Wednesday, July 9, 2014

Public Image Ltd. - This Is What You Want... This Is What You Get

Today (July 9th) marks the thirtieth anniversary of This Is What You Want... This Is What You Get, the fourth studio album from Public Image Ltd. It peaked at number 56 on the UK charts. Five of the tracks were re-recordings or reworkings of songs from the band's 1983 bootleg album Commercial Zone.

Side one begins with pounding percussion of "Bad Life". As the second single, it stalled at number 71 in the UK. The album’s title comes from the chorus of this very danceable track.

"This Is Not a Love Song", the first single, hit number 5 in the UK. Another dance track, this one continues to get a good bit of airplay today on places like Sirius/XM’s First Wave. Lydon has gone on record to say that this one was a response to the record label asking him to produce something commercial like a love song.

I really dig the bass groove on "Solitaire", a track that criticizes someone for talking about things without taking any action.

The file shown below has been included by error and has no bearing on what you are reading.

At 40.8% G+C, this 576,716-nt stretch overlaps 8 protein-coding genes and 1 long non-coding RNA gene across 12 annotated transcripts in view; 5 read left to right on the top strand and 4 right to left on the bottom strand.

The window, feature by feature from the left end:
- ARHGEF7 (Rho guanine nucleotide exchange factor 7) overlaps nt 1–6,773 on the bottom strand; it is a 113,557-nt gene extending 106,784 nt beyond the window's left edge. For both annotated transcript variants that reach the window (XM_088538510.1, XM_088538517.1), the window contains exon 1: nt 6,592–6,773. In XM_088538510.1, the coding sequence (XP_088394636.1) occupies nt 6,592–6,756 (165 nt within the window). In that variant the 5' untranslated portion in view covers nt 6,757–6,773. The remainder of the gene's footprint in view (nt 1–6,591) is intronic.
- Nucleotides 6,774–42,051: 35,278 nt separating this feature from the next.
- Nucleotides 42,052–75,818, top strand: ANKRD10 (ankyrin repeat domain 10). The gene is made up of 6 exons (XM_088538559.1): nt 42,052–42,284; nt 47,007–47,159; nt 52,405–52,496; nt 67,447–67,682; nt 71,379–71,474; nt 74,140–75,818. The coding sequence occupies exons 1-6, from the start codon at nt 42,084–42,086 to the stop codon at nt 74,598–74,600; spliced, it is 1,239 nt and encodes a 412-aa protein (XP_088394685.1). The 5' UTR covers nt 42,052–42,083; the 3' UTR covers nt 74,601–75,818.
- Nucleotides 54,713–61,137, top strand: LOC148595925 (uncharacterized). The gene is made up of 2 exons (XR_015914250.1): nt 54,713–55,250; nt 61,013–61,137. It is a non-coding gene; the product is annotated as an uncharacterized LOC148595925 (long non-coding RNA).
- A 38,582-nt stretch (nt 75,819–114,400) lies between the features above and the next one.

"Tie Me to the Length of That" is a commentary on the first moments of life after birth. Here Lydon may have been working out his own issues with his parents. The music is very cold and clinical.

Side two opens with initial cacophony from "The Pardon", but it eventually comes into a bit more focus by the time the lyrics start up about half way in. The end result is a tribal chant that does not do a lot for me, personally.

On "Where Are You?", I instantly pictured Lydon as a former lover, very drunk, who is stumbling his way through a crowded party and rudely shouting out for her at the top of his lungs. The whole thing comes to a very agitated head towards the end.

"1981" has a quirky beat that is interesting. The lyrics reflect upon events in Lydon’s life from the title year. Of the offerings on this side, this is the first one that really stuck with me.

The record closes with "The Order of Death", one of the newly written tracks. It opens with a repetition of the album’s title. It then spirals to the point of contemplation of suicide. The simplicity of the lyrics really works.

This was my first listen to most of this album. I knew “This Is Not a Love Song” but none of the others. For me, it started out very strong and ended up fairly well. The middle section though includes songs I likely would not revisit often, if I even owned the record.

1 comment:

HERC said...

Have always loved "This Is Not A Love Song" and its chorus of "this is what you want/this is what you get" is a personal mantra.